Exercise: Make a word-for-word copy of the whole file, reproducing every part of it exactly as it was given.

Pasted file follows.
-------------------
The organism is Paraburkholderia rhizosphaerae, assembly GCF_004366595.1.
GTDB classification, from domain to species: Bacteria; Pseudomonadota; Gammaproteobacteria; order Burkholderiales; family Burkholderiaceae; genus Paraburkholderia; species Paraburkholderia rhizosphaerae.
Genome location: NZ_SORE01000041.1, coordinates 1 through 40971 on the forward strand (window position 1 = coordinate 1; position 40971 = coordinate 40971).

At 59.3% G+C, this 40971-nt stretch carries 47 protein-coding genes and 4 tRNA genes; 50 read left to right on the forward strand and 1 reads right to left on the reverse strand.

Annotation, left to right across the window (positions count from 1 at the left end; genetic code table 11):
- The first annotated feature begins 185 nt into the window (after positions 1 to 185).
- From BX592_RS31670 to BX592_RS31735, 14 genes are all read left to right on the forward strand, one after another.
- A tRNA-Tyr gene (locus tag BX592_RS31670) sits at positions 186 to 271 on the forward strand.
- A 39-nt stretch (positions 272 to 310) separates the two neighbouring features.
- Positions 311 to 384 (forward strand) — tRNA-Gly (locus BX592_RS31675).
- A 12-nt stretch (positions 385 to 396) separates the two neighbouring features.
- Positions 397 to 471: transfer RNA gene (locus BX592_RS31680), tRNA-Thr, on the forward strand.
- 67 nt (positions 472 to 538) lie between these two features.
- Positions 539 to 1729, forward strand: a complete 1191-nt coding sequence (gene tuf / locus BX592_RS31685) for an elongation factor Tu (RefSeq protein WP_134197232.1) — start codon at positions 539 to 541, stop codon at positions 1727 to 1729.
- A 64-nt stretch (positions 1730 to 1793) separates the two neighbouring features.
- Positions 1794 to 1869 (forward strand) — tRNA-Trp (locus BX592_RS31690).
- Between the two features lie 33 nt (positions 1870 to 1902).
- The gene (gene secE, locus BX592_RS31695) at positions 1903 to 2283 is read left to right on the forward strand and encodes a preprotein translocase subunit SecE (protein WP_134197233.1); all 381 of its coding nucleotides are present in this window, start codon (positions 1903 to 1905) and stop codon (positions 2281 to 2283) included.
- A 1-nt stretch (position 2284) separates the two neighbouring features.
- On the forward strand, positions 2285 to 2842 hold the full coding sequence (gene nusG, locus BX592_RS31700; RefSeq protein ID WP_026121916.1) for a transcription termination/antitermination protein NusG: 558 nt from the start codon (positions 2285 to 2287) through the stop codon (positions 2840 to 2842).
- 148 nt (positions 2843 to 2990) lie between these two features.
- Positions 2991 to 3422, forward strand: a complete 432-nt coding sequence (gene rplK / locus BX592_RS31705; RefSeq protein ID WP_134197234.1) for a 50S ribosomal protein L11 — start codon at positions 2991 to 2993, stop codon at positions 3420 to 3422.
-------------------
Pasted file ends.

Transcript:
The organism is Paraburkholderia rhizosphaerae, assembly GCF_004366595.1.
GTDB classification, from domain to species: Bacteria; Pseudomonadota; Gammaproteobacteria; order Burkholderiales; family Burkholderiaceae; genus Paraburkholderia; species Paraburkholderia rhizosphaerae.
Genome location: NZ_SORE01000041.1, coordinates 1 through 40971 on the forward strand (window position 1 = coordinate 1; position 40971 = coordinate 40971).

At 59.3% G+C, this 40971-nt stretch carries 47 protein-coding genes and 4 tRNA genes; 50 read left to right on the forward strand and 1 reads right to left on the reverse strand.

Annotation, left to right across the window (positions count from 1 at the left end; genetic code table 11):
- The first annotated feature begins 185 nt into the window (after positions 1 to 185).
- From BX592_RS31670 to BX592_RS31735, 14 genes are all read left to right on the forward strand, one after another.
- A tRNA-Tyr gene (locus tag BX592_RS31670) sits at positions 186 to 271 on the forward strand.
- A 39-nt stretch (positions 272 to 310) separates the two neighbouring features.
- Positions 311 to 384 (forward strand) — tRNA-Gly (locus BX592_RS31675).
- A 12-nt stretch (positions 385 to 396) separates the two neighbouring features.
- Positions 397 to 471: transfer RNA gene (locus BX592_RS31680), tRNA-Thr, on the forward strand.
- 67 nt (positions 472 to 538) lie between these two features.
- Positions 539 to 1729, forward strand: a complete 1191-nt coding sequence (gene tuf / locus BX592_RS31685) for an elongation factor Tu (RefSeq protein WP_134197232.1) — start codon at positions 539 to 541, stop codon at positions 1727 to 1729.
- A 64-nt stretch (positions 1730 to 1793) separates the two neighbouring features.
- Positions 1794 to 1869 (forward strand) — tRNA-Trp (locus BX592_RS31690).
- Between the two features lie 33 nt (positions 1870 to 1902).
- The gene (gene secE, locus BX592_RS31695) at positions 1903 to 2283 is read left to right on the forward strand and encodes a preprotein translocase subunit SecE (protein WP_134197233.1); all 381 of its coding nucleotides are present in this window, start codon (positions 1903 to 1905) and stop codon (positions 2281 to 2283) included.
- A 1-nt stretch (position 2284) separates the two neighbouring features.
- On the forward strand, positions 2285 to 2842 hold the full coding sequence (gene nusG, locus BX592_RS31700; RefSeq protein ID WP_026121916.1) for a transcription termination/antitermination protein NusG: 558 nt from the start codon (positions 2285 to 2287) through the stop codon (positions 2840 to 2842).
- 148 nt (positions 2843 to 2990) lie between these two features.
- Positions 2991 to 3422, forward strand: a complete 432-nt coding sequence (gene rplK / locus BX592_RS31705; RefSeq protein ID WP_134197234.1) for a 50S ribosomal protein L11 — start codon at positions 2991 to 2993, stop codon at positions 3420 to 3422.